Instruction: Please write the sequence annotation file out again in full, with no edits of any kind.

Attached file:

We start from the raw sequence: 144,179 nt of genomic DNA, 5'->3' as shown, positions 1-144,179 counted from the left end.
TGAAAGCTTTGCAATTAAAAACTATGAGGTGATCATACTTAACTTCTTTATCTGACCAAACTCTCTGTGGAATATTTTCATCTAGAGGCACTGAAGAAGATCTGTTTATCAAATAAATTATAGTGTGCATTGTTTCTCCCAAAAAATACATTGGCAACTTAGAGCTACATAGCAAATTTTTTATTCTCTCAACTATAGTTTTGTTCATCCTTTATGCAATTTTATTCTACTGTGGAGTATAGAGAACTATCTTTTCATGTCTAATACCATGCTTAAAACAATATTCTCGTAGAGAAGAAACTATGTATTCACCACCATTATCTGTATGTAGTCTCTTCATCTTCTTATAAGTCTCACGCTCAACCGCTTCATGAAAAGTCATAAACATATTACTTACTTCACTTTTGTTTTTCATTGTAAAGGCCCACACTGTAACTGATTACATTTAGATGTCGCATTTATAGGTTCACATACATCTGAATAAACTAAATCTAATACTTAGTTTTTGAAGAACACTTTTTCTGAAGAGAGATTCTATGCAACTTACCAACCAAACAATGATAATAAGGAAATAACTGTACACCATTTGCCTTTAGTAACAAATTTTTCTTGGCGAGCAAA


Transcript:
We start from the raw sequence: 144,179 nt of genomic DNA, 5'->3' as shown, positions 1-144,179 counted from the left end.
TGAAAGCTTTGCAATTAAAAACTATGAGGTGATCATACTTAACTTCTTTATCTGACCAAACTCTCTGTGGAATATTTTCATCTAGAGGCACTGAAGAAGATCTGTTTATCAAATAAATTATAGTGTGCATTGTTTCTCCCAAAAAATACATTGGCAACTTAGAGCTACATAGCAAATTTTTTATTCTCTCAACTATAGTTTTGTTCATCCTTTATGCAATTTTATTCTACTGTGGAGTATAGAGAACTATCTTTTCATGTCTAATACCATGCTTAAAACAATATTCTCGTAGAGAAGAAACTATGTATTCACCACCATTATCTGTATGTAGTCTCTTCATCTTCTTATAAGTCTCACGCTCAACCGCTTCATGAAAAGTCATAAACATATTACTTACTTCACTTTTGTTTTTCATTGTAAAGGCCCACACTGTAACTGATTACATTTAGATGTCGCATTTATAGGTTCACATACATCTGAATAAACTAAATCTAATACTTAGTTTTTGAAGAACACTTTTTCTGAAGAGAGATTCTATGCAACTTACCAACCAAACAATGATAATAAGGAAATAACTGTACACCATTTGCCTTTAGTAACAAATTTTTCTTGGCGAGCAAA